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Viagra may have anti-cancer, anti-Alzheimer's properties

A new study has shed light on Viagra observing that Viagra can have anti-cancer, antibacterial, and therapeutic effects if used with new drugs.

Washington: A new study has shed light on Viagra observing that Viagra can have anti-cancer, antibacterial, and therapeutic effects if used with new drugs.

The study has shown that how existing drugs such as Viagra or Cialis and a derivative of the drug Celebrex, for example, can reduce the activity of a specific chaperone protein, with the potential for anti-tumor and anti-Alzheimer's disease effects.

The authors describe how OSU-03012, an experimental compound derived from the drug celecoxib (Celebrex) interacts with Viagra or Cialis to reduce levels of chaperone proteins and reduced levels of HSPA5 and Dna K can interfere with virus replication, promote bacterial cell death, and even make drug-resistant "superbugs" susceptible to existing antibiotics.

In the article "HSPA5/Dna K May Be a Useful Target for Human Disease Therapies", Laurence Booth, Jane Roberts, and Paul Dent, Virginia Commonwealth University, Richmond, provided a comprehensive discussion of the HSPA5/Dna K chaperone protein and the published evidence for its role in various human diseases. The authors describe how OSU-03012, an experimental compound derived from the drug celecoxib (Celebrex) interacts with Viagra or Cialis to reduce levels of chaperone proteins. Reduced levels of HSPA5 and Dna K can interfere with virus replication, promote bacterial cell death, and even make drug-resistant "superbugs" susceptible to existing antibiotics.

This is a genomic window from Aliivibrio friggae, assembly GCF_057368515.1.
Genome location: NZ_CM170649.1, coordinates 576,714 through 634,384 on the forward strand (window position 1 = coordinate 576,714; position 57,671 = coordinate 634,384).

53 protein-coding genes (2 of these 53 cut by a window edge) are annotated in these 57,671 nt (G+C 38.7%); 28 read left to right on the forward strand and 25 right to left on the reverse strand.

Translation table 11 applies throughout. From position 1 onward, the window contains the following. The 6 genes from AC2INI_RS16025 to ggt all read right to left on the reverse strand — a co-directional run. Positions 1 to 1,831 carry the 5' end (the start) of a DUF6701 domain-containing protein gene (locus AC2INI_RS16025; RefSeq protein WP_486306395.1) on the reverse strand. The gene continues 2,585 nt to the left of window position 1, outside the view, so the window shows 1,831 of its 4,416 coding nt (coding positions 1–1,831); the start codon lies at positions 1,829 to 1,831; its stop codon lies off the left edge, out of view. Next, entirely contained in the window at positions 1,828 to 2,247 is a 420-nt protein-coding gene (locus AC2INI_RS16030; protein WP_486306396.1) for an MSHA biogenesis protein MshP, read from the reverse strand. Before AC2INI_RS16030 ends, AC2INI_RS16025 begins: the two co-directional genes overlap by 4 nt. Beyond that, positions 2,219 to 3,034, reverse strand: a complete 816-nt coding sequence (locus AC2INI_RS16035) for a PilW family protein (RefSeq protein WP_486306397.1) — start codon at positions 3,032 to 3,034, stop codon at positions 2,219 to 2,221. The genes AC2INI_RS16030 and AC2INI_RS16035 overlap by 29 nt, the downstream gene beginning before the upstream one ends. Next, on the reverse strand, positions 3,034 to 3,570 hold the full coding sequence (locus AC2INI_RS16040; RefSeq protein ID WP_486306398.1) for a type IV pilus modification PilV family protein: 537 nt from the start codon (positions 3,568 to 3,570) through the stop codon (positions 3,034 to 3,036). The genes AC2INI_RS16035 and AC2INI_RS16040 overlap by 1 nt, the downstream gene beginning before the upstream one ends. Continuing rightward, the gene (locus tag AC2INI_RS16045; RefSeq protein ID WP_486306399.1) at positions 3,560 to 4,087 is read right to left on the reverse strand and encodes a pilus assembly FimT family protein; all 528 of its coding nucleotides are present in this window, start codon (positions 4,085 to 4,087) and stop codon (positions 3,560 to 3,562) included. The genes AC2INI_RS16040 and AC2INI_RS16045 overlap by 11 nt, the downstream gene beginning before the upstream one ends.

Carol Shoshkes Reiss, PhD, Editor-in-Chief, of DNA and Cell Biology and Professor, Departments of Biology and Neural Science, New York University, NY, said that drugs like Celebrex and Viagra were readily available and generally recognized as safe and this study by Booth and colleagues may lead to new applications of these relatively new medicines the potential impact, if the experiments described are translatable to human disease, could be paradigm-shifting.

Shoshkes added that the potential applications were serious antibiotic resistant infections, chemotherapy-resistant cancers, and neurodegenerative disease ranging from Parkinson's disease to Huntington's or Alzheimer's disease.

The study is published in described in a Review article in DNA and Cell Biology, a peer-reviewed journal from Mary Ann Liebert, Inc., publishers.

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